Every year since our research on IDNs began in 2011, we have sent out a survey to domain name registries within the ccTLD community.  The survey asks the same four questions each year.

The first three questions are scored on a Likert scale from 0 (far below expectations) to 5 (exceeds expectations).

The first question (How does uptake of IDNs relate to your expectations?) aims at identifying any gaps between the level of IDN registrations and the registry operators’ expectations. A low uptake may be completely in line with expectations, for example, when there is a low population of people using the relevant character set in the target market.

The second and third questions (How well are IDNs supported by your registrars? and How would you rate end user awareness?) are aimed at the two primary methods of sales: in marketing jargon, one is supplier “push” and the other is end user “pull”. If registrars — the channel to market — are not able to support IDNs, then a marketing push, eg through advertising, price promotions or other push strategies, will not be effective. Likewise, if customers are not aware of IDNs, then there will be little or no consumer pull (eg proactive requests by customers).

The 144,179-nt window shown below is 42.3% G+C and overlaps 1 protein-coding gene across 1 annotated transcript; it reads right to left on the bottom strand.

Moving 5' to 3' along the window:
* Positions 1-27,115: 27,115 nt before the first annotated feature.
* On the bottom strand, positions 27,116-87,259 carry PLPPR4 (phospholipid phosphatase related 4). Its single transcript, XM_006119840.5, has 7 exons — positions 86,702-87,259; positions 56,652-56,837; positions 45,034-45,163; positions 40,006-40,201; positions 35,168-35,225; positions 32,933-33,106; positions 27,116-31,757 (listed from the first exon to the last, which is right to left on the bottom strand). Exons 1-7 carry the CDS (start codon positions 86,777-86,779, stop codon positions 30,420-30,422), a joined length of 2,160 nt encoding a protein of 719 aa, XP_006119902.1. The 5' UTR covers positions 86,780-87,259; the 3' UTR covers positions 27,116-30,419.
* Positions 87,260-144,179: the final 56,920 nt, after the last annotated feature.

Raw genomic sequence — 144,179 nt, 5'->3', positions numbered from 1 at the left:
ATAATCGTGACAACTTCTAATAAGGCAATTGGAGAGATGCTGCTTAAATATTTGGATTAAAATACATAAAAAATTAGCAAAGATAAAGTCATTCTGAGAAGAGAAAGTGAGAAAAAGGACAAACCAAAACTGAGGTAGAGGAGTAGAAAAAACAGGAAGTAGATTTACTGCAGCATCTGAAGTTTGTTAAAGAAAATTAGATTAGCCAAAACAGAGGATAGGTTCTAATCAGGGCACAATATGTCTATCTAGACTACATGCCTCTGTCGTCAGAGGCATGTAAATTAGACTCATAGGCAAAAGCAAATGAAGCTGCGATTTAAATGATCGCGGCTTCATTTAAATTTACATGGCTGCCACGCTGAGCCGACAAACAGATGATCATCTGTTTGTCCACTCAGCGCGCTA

The fourth question (What single change would improve uptake of IDNs?) is aimed at identifying the perceived barriers to greater uptake of IDNs.

The registries represented a geographically diverse sample including Europe and North America, Latin America, Arab States, and Asia and the Pacific. Not every registry answers every question, and the identity of the individual registries within the data set varies year on year.

The low numbers in the data set can lead to potential distortions in percentage differences, especially when looking at subsets. However, the participants are expert in the field and manage a large portion of the world’s domain names. So, while the results are not conclusive, they give an interesting picture of industry impressions of IDN uptake, from a geographically diverse base, and a variety of registry business models.